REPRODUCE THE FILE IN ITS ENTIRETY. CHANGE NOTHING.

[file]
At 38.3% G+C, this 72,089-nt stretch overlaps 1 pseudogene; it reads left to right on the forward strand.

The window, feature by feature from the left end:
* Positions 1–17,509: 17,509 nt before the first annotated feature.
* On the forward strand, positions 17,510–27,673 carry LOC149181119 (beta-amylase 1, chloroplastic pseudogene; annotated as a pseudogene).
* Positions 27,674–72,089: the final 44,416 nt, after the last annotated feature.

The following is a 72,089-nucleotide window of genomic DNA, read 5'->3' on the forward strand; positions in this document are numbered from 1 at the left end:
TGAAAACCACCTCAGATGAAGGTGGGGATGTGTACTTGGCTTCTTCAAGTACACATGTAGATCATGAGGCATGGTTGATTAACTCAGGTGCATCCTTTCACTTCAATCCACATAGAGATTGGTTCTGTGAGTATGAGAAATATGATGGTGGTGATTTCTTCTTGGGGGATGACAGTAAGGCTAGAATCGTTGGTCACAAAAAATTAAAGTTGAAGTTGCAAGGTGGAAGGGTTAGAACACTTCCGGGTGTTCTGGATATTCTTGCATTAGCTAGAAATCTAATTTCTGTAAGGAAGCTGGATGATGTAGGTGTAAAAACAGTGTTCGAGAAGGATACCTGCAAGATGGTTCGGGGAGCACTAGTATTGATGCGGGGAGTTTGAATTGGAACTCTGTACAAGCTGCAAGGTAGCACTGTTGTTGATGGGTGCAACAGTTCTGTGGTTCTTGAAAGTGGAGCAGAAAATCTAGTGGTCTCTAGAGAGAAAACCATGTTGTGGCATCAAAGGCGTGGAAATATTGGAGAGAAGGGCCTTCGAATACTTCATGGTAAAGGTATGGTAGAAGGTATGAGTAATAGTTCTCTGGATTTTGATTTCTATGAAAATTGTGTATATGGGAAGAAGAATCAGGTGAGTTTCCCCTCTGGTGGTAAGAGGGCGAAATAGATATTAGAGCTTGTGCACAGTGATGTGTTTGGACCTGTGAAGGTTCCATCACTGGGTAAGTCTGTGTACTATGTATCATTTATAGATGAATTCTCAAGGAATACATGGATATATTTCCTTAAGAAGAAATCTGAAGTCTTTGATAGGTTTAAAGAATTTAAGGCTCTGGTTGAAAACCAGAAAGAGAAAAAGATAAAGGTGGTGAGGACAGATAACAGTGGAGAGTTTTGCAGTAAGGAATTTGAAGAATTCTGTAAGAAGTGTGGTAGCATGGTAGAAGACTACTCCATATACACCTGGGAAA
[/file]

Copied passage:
At 38.3% G+C, this 72,089-nt stretch overlaps 1 pseudogene; it reads left to right on the forward strand.

The window, feature by feature from the left end:
* Positions 1–17,509: 17,509 nt before the first annotated feature.
* On the forward strand, positions 17,510–27,673 carry LOC149181119 (beta-amylase 1, chloroplastic pseudogene; annotated as a pseudogene).
* Positions 27,674–72,089: the final 44,416 nt, after the last annotated feature.

The following is a 72,089-nucleotide window of genomic DNA, read 5'->3' on the forward strand; positions in this document are numbered from 1 at the left end:
TGAAAACCACCTCAGATGAAGGTGGGGATGTGTACTTGGCTTCTTCAAGTACACATGTAGATCATGAGGCATGGTTGATTAACTCAGGTGCATCCTTTCACTTCAATCCACATAGAGATTGGTTCTGTGAGTATGAGAAATATGATGGTGGTGATTTCTTCTTGGGGGATGACAGTAAGGCTAGAATCGTTGGTCACAAAAAATTAAAGTTGAAGTTGCAAGGTGGAAGGGTTAGAACACTTCCGGGTGTTCTGGATATTCTTGCATTAGCTAGAAATCTAATTTCTGTAAGGAAGCTGGATGATGTAGGTGTAAAAACAGTGTTCGAGAAGGATACCTGCAAGATGGTTCGGGGAGCACTAGTATTGATGCGGGGAGTTTGAATTGGAACTCTGTACAAGCTGCAAGGTAGCACTGTTGTTGATGGGTGCAACAGTTCTGTGGTTCTTGAAAGTGGAGCAGAAAATCTAGTGGTCTCTAGAGAGAAAACCATGTTGTGGCATCAAAGGCGTGGAAATATTGGAGAGAAGGGCCTTCGAATACTTCATGGTAAAGGTATGGTAGAAGGTATGAGTAATAGTTCTCTGGATTTTGATTTCTATGAAAATTGTGTATATGGGAAGAAGAATCAGGTGAGTTTCCCCTCTGGTGGTAAGAGGGCGAAATAGATATTAGAGCTTGTGCACAGTGATGTGTTTGGACCTGTGAAGGTTCCATCACTGGGTAAGTCTGTGTACTATGTATCATTTATAGATGAATTCTCAAGGAATACATGGATATATTTCCTTAAGAAGAAATCTGAAGTCTTTGATAGGTTTAAAGAATTTAAGGCTCTGGTTGAAAACCAGAAAGAGAAAAAGATAAAGGTGGTGAGGACAGATAACAGTGGAGAGTTTTGCAGTAAGGAATTTGAAGAATTCTGTAAGAAGTGTGGTAGCATGGTAGAAGACTACTCCATATACACCTGGGAAA